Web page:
New Perfume Launches: 148 posts

Reviews of new fragrance launches

Chanel Paris-Deauville : Fragrance Review

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Deauville doesn’t evoke a particular scent for me. The name of this resort town on the coast of Normandy mostly reminds me of A Man and A Woman, the 1966 French film starring the incomparable Anouk Aimée. I have visited Deauville several times but only for work, unlike most normal people who travel to Normandy on vacation. As a result, when I sprayed Chanel’s Paris-Deauville on my wrist, its fragrance made me bypass France entirely. Instead, it took me to Sicily.

I smelled the bitterness of orange peel and green leaves unfolding on my skin and I could almost feel the breeze from the Ionian sea and the bright flavor of orange granita. The hot stones and sun bleached grasses slowly enter the picture. And then before the fragrance even reveals its jasmine inflected heart, I already recall the opulence of blossoms in Aci Trezza, the rocky strip of the Riviera where Ulysses might have fought the Cyclops. My memory erases the misdeeds of the 1960s real estate developers, which make the Cyclops seem rather innocuous, and instead as I wear Paris-Deauville, I escape to visions of endless blue sea, cliffs, orange orchards and jasmine vines.

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By Kilian Noir Aphrodisiaque : Perfume Review

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Tonka bean, ginger, vanilla, Sichuan pepper, coriander, rose, mint… The flavors Jacques Génin uses in his confections might as well be taken straight from a perfumer’s palette. The Parisian chocolatier is known for his daring combinations of flavors and his impeccable craftsmanship. His caramels are legendary. His millefeuille is a towering delight of cream and shards of pastry. His pâtes de fruits look like jewels. He pairs chocolate with spices, roots and herbs, but the result is rarely predictable. Even an ingredient as ubiquitous as cinnamon becomes a surprising note in his hands, as it reveals its floral and woody nuances.  Not for nothing, the epithets used to describe Génin include “wizard,” “madman,” and “genius.”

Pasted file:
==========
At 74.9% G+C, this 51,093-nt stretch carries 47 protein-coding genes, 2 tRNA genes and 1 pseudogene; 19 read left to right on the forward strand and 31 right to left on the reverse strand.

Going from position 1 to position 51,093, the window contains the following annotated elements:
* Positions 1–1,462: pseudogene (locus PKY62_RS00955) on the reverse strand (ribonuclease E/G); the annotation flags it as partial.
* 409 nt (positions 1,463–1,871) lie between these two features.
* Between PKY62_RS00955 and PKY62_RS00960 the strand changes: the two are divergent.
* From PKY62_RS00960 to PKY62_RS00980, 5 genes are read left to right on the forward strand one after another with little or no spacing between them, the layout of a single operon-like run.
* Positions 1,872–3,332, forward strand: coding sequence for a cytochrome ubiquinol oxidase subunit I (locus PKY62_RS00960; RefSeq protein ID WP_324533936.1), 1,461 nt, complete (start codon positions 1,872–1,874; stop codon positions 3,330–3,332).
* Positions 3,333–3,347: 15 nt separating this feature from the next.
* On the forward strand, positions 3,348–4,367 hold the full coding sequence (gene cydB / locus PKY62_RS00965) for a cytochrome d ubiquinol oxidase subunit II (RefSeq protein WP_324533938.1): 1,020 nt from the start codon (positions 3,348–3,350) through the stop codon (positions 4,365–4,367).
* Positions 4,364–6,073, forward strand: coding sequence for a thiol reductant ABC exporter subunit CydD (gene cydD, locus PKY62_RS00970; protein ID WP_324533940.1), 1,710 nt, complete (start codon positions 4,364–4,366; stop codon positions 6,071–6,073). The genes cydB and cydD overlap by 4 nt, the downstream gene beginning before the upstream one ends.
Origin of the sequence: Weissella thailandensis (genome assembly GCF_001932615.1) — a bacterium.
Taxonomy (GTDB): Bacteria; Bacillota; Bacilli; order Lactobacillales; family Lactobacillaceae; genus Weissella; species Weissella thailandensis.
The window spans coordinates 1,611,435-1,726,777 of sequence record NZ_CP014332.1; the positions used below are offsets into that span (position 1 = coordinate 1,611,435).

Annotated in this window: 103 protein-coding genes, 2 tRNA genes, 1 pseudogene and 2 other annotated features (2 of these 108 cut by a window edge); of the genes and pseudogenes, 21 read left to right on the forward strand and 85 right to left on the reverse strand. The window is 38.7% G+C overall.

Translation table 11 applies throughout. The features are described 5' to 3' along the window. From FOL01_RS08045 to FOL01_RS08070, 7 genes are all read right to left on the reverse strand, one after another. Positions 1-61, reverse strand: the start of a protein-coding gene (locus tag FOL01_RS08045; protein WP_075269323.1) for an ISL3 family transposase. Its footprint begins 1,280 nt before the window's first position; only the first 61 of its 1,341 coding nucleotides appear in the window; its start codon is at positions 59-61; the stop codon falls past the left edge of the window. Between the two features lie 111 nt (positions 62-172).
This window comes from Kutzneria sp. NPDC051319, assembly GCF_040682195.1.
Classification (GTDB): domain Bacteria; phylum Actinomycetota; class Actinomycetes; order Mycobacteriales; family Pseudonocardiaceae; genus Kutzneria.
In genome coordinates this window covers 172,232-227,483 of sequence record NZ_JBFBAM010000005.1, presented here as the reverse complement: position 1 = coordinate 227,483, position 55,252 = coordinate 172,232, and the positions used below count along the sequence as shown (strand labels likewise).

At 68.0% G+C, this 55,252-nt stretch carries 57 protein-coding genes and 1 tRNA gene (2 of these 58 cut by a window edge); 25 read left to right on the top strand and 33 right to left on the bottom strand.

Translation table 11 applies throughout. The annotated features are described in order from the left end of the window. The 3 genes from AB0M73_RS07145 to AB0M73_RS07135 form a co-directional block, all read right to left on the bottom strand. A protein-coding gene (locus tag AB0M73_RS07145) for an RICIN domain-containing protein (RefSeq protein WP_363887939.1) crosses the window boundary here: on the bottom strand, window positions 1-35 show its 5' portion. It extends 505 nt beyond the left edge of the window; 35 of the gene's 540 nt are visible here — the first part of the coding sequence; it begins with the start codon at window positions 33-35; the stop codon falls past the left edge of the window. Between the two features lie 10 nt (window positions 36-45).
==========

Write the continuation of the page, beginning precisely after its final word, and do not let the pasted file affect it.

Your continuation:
Génin’s most recent collaboration is with by Kilian, an artisanal fragrance house led by Kilian Hennessy, and perfumer Calice Becker.  As an inspiration for a perfume, chocolate is a complicated note. It tastes sweet, but it smells animalic and pungent. Part of the flavor in most commercial chocolates is given by vanilla, which softens the animalic tang but also rounds out and simplifies the scent. So instead, Becker looked to Génin’s favorite ingredients such as Ceylon cinnamon and Calabrian bergamot to craft her perfume.

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Hermes Cedre Sambac : Perfume Review

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The moment I set my foot in lands where jasmine blooms, I find a flower to smell–a single blossom, a sprig, a garland. I think that I know exactly what jasmine smells like, but every soil makes for a different scent. Jasmine in Provence has an apricot nuance. Indian jasmine smells leathery. Spanish jasmine has a cinnamon inflection in the afternoon and a simmering musky warmth in the evening. Indonesian jasmine is green and sweet, the most unexpected combination. Smelling Hermès’s Cèdre Sambac, I wonder where the perfumer Christine Nagel found an inspiration for such a creamy yet transparent impression.